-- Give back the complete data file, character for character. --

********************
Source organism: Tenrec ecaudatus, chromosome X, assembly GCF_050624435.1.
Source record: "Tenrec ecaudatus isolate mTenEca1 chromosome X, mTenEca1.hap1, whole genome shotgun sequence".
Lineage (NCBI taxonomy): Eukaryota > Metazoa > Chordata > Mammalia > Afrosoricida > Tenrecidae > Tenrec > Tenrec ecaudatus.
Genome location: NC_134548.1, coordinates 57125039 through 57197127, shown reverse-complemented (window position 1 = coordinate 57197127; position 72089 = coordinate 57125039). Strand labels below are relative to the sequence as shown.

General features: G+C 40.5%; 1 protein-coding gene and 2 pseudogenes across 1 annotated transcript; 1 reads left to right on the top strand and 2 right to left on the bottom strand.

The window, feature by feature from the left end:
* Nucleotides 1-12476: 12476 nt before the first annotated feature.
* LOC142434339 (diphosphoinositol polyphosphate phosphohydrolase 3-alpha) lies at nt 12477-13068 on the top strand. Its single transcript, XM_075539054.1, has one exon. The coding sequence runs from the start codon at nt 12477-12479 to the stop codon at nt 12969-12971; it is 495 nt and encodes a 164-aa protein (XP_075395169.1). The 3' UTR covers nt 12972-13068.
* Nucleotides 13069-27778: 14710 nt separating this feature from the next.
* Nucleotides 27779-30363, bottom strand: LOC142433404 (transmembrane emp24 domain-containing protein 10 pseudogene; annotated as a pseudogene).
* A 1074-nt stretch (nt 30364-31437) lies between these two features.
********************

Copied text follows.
Source organism: Tenrec ecaudatus, chromosome X, assembly GCF_050624435.1.
Source record: "Tenrec ecaudatus isolate mTenEca1 chromosome X, mTenEca1.hap1, whole genome shotgun sequence".
Lineage (NCBI taxonomy): Eukaryota > Metazoa > Chordata > Mammalia > Afrosoricida > Tenrecidae > Tenrec > Tenrec ecaudatus.
Genome location: NC_134548.1, coordinates 57125039 through 57197127, shown reverse-complemented (window position 1 = coordinate 57197127; position 72089 = coordinate 57125039). Strand labels below are relative to the sequence as shown.

General features: G+C 40.5%; 1 protein-coding gene and 2 pseudogenes across 1 annotated transcript; 1 reads left to right on the top strand and 2 right to left on the bottom strand.

The window, feature by feature from the left end:
* Nucleotides 1-12476: 12476 nt before the first annotated feature.
* LOC142434339 (diphosphoinositol polyphosphate phosphohydrolase 3-alpha) lies at nt 12477-13068 on the top strand. Its single transcript, XM_075539054.1, has one exon. The coding sequence runs from the start codon at nt 12477-12479 to the stop codon at nt 12969-12971; it is 495 nt and encodes a 164-aa protein (XP_075395169.1). The 3' UTR covers nt 12972-13068.
* Nucleotides 13069-27778: 14710 nt separating this feature from the next.
* Nucleotides 27779-30363, bottom strand: LOC142433404 (transmembrane emp24 domain-containing protein 10 pseudogene; annotated as a pseudogene).
* A 1074-nt stretch (nt 30364-31437) lies between these two features.